Are You a Mouse or Touch Person?

Even with all of these cool touchpad and touchscreen gestures, you may still feel like you can get more done with a mouse. I personally feel that way, but I can’t deny that these gestures are really useful, so don’t blow them off. At least give them a try!

If you aren’t on Windows 10 yet, these gestures may not be enough of a reason to make the upgrade Should You Upgrade to Windows 10? Should You Upgrade to Windows 10? Windows 10 is coming, but should you upgrade? Like almost every change it's mostly good, but also comes with drawbacks. We've summarized them for you, so you can make up your own mind. Read More , but throw in all of these surprising things that you’ll love about Windows 10 10 Surprising Reasons Why You Will Like Windows 10 10 Surprising Reasons Why You Will Like Windows 10 It's almost cool to hate on Windows 10 these days. Don't let that deprive you of all the benefits Windows 10 will bring! We show you what you're missing out on. Read More  and you may find it hard to resist much longer.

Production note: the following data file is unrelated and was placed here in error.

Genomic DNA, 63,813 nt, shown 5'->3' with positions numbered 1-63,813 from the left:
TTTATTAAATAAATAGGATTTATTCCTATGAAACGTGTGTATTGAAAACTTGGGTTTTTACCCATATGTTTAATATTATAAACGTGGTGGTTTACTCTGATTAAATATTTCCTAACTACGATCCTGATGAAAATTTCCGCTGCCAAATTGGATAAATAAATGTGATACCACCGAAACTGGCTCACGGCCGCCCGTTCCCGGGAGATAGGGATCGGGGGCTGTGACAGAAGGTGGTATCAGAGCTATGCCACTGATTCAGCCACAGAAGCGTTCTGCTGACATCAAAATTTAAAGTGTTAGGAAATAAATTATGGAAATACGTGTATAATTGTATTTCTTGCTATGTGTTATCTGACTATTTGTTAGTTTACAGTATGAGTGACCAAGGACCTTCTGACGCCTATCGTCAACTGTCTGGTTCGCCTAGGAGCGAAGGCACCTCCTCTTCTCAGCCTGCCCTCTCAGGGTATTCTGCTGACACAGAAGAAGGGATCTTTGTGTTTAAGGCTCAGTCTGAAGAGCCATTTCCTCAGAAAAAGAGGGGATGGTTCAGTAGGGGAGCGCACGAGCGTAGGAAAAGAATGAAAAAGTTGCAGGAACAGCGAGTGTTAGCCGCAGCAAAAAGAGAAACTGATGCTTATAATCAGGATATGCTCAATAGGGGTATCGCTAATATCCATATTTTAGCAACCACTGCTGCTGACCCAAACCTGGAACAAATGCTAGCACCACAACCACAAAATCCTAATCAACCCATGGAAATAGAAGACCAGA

Upgrade to Windows 10 now Make Today Your Launch Day: Get Windows 10 Now! Make Today Your Launch Day: Get Windows 10 Now! You're eager to install Windows 10. Unfortunately, you missed the Insider Preview and now it's taking a while until the upgrade will be rolled out to you. Here's how to get Windows 10 now! Read More  while you still can for free!

So how about you? Do you prefer touchpads, touchscreens, or trusty old mice? Got any other tips to share with us? Tell us in the comments below!

Image Credits: Touchpad by THANAWAT TEAWPIYAKUL via Shutterstock, Touchscreen by Mihai Simonia via Shutterstock

  1. Ge
    August 1, 2016 at 8:25 pm

    Touch was VERY useful in Windows 8.1 on a touchscreen enabled device, and many many really useful gestures have been ditched by Microsoft in W10 compared with 8.1.

    So when you say "it's cear that touch wasn't very useful in Windows 8", I say that you either have never used W8.1 on a touchscreen device, or you don't really know your subject. Either way I ws very disappointed with this article.